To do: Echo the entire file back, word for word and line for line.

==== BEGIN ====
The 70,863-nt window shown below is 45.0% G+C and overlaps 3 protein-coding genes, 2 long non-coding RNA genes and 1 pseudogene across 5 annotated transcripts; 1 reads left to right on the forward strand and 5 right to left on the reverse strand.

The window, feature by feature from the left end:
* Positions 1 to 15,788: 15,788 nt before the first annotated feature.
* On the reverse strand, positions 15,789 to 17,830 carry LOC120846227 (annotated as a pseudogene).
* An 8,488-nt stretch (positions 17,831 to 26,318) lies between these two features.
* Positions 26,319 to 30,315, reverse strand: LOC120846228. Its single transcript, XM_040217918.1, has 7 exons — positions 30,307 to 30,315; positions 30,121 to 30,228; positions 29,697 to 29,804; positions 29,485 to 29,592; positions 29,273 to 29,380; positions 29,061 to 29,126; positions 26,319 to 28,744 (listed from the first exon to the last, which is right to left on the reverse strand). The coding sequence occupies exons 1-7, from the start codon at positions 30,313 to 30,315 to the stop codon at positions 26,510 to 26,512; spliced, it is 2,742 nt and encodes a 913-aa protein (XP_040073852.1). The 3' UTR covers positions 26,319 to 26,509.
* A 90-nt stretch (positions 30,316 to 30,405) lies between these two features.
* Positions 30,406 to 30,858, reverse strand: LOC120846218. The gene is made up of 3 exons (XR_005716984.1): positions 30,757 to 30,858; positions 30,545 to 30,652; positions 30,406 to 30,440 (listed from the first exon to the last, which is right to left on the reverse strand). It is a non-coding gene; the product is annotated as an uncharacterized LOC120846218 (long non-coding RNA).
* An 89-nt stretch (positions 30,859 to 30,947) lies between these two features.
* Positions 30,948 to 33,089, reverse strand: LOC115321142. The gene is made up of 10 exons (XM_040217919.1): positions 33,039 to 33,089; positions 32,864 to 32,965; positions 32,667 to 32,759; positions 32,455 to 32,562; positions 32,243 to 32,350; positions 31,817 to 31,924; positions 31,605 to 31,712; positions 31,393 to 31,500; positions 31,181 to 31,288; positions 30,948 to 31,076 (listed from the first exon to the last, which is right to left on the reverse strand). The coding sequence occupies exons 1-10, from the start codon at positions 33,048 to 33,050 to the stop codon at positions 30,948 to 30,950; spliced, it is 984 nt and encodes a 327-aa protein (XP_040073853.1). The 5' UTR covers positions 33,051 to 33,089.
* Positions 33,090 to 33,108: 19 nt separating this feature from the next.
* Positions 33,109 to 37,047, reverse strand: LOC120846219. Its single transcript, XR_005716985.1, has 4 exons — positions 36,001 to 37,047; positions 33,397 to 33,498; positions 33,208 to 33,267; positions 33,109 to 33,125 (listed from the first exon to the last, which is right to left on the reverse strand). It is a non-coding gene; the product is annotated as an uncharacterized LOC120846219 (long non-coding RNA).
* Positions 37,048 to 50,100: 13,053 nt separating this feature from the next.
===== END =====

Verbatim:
The 70,863-nt window shown below is 45.0% G+C and overlaps 3 protein-coding genes, 2 long non-coding RNA genes and 1 pseudogene across 5 annotated transcripts; 1 reads left to right on the forward strand and 5 right to left on the reverse strand.

The window, feature by feature from the left end:
* Positions 1 to 15,788: 15,788 nt before the first annotated feature.
* On the reverse strand, positions 15,789 to 17,830 carry LOC120846227 (annotated as a pseudogene).
* An 8,488-nt stretch (positions 17,831 to 26,318) lies between these two features.
* Positions 26,319 to 30,315, reverse strand: LOC120846228. Its single transcript, XM_040217918.1, has 7 exons — positions 30,307 to 30,315; positions 30,121 to 30,228; positions 29,697 to 29,804; positions 29,485 to 29,592; positions 29,273 to 29,380; positions 29,061 to 29,126; positions 26,319 to 28,744 (listed from the first exon to the last, which is right to left on the reverse strand). The coding sequence occupies exons 1-7, from the start codon at positions 30,313 to 30,315 to the stop codon at positions 26,510 to 26,512; spliced, it is 2,742 nt and encodes a 913-aa protein (XP_040073852.1). The 3' UTR covers positions 26,319 to 26,509.
* A 90-nt stretch (positions 30,316 to 30,405) lies between these two features.
* Positions 30,406 to 30,858, reverse strand: LOC120846218. The gene is made up of 3 exons (XR_005716984.1): positions 30,757 to 30,858; positions 30,545 to 30,652; positions 30,406 to 30,440 (listed from the first exon to the last, which is right to left on the reverse strand). It is a non-coding gene; the product is annotated as an uncharacterized LOC120846218 (long non-coding RNA).
* An 89-nt stretch (positions 30,859 to 30,947) lies between these two features.
* Positions 30,948 to 33,089, reverse strand: LOC115321142. The gene is made up of 10 exons (XM_040217919.1): positions 33,039 to 33,089; positions 32,864 to 32,965; positions 32,667 to 32,759; positions 32,455 to 32,562; positions 32,243 to 32,350; positions 31,817 to 31,924; positions 31,605 to 31,712; positions 31,393 to 31,500; positions 31,181 to 31,288; positions 30,948 to 31,076 (listed from the first exon to the last, which is right to left on the reverse strand). The coding sequence occupies exons 1-10, from the start codon at positions 33,048 to 33,050 to the stop codon at positions 30,948 to 30,950; spliced, it is 984 nt and encodes a 327-aa protein (XP_040073853.1). The 5' UTR covers positions 33,051 to 33,089.
* Positions 33,090 to 33,108: 19 nt separating this feature from the next.
* Positions 33,109 to 37,047, reverse strand: LOC120846219. Its single transcript, XR_005716985.1, has 4 exons — positions 36,001 to 37,047; positions 33,397 to 33,498; positions 33,208 to 33,267; positions 33,109 to 33,125 (listed from the first exon to the last, which is right to left on the reverse strand). It is a non-coding gene; the product is annotated as an uncharacterized LOC120846219 (long non-coding RNA).
* Positions 37,048 to 50,100: 13,053 nt separating this feature from the next.